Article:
Seeing red in a red state
The neo-cons love to whine about how liberal college educators are. Here's a shocking admission from this screaming, beaming Kerry voter: They're right.
In my experience, college faculty, even on this W-lovin' campus, lean way left politically even as each new class of students marches in well-shod lockstep with their rich parents' rightwing views. It's like this: Like journalism, academia draws more of your bleeding heart liberati than other professions such as, say, real estate development and Wall Street. It attracts souls who are in it for the passion, not the cashin'. And there are plenty of teachers still in tenured positions who came into the academy during the hippie-yippy days of the Viet Nam War and Watergate because they were drawn as students to campus activism and then stayed because it was a safe place to express and explore the counterculture. The job security's nice, too, once you've made it over the tenure hurdle.
Look, this used to be a "liberal arts" college. But the L-word long ago was excised from the brochures and the catalog, replaced with the more exclusive sounding "private university." Like "private club," that carries a certain cachet that makes the hoity-toits think of it as an enclave where their young 'uns won't be confronted with too many views counter to their own on topics such as evolution, abortion rights, gay rights and affirmative action. It's a campus with mostly white students and mostly white faculty. Don't think that doesn't make a difference to some.
Little do they know that among the faculty hoi polloi are a great many who vote Democrat (or even for Nader, when he's running), observe Earth Day, join the ACLU and AAUP, applaud Molly Ivins' newspaper columns, Michael Moore's films and Al Franken's Air America radio. I'd say we also happily attend gay weddings, but I stopped going to any such shindigs after a friend appointed me maid of honor and then delivered the one-size-too-tight polyester orange halter dress I was supposed to wear. Exposing your political beliefs to public scrutiny is one thing -- upper arms are quite another.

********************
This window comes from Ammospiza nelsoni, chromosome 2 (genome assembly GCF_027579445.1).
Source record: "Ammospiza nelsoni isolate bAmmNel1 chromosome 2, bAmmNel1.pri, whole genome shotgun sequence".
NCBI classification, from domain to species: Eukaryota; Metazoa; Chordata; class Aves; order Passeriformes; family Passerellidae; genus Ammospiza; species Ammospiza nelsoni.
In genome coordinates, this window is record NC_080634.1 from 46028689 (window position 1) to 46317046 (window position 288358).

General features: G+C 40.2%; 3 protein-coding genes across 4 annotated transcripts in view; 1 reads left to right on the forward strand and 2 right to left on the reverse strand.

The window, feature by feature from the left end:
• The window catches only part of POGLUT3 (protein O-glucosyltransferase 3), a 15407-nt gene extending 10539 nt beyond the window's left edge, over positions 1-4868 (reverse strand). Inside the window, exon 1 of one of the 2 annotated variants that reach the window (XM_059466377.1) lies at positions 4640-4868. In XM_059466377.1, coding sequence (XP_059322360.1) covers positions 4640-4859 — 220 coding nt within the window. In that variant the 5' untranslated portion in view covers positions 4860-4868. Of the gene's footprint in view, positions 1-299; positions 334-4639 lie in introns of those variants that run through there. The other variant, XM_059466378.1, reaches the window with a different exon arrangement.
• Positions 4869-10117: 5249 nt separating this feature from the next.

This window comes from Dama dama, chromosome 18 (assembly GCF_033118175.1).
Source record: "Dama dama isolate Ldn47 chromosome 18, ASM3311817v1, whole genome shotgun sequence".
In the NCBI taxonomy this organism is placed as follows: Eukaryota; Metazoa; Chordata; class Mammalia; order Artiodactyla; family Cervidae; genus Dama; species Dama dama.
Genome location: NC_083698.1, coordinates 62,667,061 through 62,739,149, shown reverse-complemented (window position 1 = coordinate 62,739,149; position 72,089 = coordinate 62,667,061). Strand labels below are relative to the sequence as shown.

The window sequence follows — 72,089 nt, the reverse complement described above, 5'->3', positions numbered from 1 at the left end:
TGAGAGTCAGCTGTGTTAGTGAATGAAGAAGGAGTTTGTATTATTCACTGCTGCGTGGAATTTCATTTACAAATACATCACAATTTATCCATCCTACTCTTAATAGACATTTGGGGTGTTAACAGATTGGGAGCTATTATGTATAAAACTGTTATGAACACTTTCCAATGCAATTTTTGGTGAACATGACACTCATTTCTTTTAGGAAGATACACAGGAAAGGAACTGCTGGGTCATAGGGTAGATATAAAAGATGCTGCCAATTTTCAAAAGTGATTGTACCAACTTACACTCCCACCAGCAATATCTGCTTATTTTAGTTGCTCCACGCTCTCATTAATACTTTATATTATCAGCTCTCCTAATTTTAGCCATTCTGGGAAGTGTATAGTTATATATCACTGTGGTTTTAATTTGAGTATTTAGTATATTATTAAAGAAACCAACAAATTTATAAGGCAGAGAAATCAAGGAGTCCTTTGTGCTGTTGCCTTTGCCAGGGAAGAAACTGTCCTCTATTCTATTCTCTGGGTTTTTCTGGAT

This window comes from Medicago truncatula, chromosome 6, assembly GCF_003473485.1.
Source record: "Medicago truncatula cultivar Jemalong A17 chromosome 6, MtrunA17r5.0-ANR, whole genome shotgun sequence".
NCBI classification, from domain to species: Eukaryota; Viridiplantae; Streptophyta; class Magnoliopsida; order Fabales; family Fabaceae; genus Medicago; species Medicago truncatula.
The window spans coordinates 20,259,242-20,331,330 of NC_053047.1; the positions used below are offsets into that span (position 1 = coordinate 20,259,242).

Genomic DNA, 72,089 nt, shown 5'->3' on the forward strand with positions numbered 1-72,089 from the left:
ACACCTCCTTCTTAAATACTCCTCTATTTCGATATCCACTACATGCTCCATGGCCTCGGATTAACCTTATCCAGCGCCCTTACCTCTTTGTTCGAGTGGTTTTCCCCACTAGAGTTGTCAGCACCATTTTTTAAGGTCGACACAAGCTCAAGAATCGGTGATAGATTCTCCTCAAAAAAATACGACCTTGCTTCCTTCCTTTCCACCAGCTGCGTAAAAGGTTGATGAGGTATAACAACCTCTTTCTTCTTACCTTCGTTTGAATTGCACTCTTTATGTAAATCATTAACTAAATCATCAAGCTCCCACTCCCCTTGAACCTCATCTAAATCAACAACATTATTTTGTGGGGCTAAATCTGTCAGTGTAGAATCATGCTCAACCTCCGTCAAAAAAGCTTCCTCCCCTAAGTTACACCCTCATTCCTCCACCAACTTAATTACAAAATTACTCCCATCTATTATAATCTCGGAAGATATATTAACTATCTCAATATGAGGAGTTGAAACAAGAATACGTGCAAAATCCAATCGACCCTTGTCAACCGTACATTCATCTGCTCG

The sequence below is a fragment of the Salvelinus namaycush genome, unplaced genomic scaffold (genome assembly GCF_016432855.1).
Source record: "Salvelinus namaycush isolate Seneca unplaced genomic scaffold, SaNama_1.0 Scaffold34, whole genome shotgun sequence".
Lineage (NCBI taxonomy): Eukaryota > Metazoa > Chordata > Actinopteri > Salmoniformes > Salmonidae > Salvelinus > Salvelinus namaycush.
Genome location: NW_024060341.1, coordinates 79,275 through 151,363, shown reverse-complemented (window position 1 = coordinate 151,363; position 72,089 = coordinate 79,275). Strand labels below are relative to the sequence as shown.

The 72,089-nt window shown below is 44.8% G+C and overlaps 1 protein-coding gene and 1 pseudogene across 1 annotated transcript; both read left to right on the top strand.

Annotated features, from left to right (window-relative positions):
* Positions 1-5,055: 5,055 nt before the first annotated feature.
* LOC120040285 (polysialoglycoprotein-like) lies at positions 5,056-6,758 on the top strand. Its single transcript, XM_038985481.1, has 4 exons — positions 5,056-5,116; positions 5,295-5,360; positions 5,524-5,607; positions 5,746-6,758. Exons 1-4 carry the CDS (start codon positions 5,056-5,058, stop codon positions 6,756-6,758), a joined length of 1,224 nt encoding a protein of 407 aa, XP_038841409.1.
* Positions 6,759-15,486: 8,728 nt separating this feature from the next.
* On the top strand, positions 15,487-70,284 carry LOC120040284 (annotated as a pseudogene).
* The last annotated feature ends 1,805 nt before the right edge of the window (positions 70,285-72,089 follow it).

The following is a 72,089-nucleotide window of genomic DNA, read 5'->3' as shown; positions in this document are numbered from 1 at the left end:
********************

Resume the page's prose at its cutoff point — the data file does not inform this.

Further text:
At this school they excel at promoting a clean-cut country club image. Here the Ashleys, Courtneys, Megans and Madisons can major in elementary ed or PR, getting by on gut courses and their good looks, but rarely being exposed to philosophies of thought that might upset a Red State family's status quo. "If you're such a liberal, why do you even teach at this school?" asked a portly young Republican enrolled in my writing class last fall. Even in jeans and a T-shirt, the kid always gave the impression he was wearing a three-piece suit.
It's not quite Bob Jones University -- yet -- but since W took office, it's only become more obvious to those of us paying close attention that the higher-ups would like the mouthier liberals on campus to keep their traps shut. The team colors may be red and blue, but it seems that the red is getting a lot more play on the football uniforms and pompons lately.
This White House administration has lots of ties to the school. The president honored the First Lady with a commemorative walkway with her name on it outside one of the main libraries. And what doesn't say love better than 10 or 12 feet of bronze letters on a sidewalk? What a romantic.
The school is one of several in this state vying to build the presidential library on its campus, although where they'll put it is still a mystery. After the brand new workout facility is completed this year -- yes, they're erecting a sprawling state of the art gym/spa because students didn't like having to fork over thousands to join the floocy-doocy health club a HALF MILE AWAY -- there's barely room to breathe as it is.
Some of the president's closest advisors are alumni. One of them, a frequent comer-and-goer in the White House over the two terms, visited campus not too long ago for a sold-out speaking engagement. She was invited to visit some classes, too, and the Secret Service swooped in days before to survey and secure the buildings she'd be passing through. At the entrance of ours, just beyond where the First Amendment is chiseled in stone on the outside wall, is a set of glass double doors. Between the first and second doors you'll find racks of free reading material, including the alternative weekly I write for, plus the gay weekly, the "pennysaver" and a big stack of something called "Nu Image," a slick freebie advertising local plastic surgeons. There's also a bulletin board where anyone can tack up "books for sale" signs or "roommate wanted" fliers.
The night before the VIP's visit, workers were busy in that doorway for hours. By morning, all of the freebie papers and the bulletin board had been obscured from view by two enormous racks of long velvet draperies. God forbid, the pol should walk past something with the word "gay" or "alternative" on it.
A few steps inside the building, she would see a friendlier sight. On enormous square canvas boards running the full length of the main hallway are photographic tributes to W and his pals behind plexiglas covers. There he is shaking hands with this student and that one. There he is making a speech at the RNC, where some of our students earned college credit hours working as runners and gofers. Photo after happy photo arranged in pleasing patterns.
As Mr. Roark used to say in the opening of Fantasy Island, "Smiles, everyone! Smiles!"
(they zarched the term "liberal arts" out of the school's description years ago)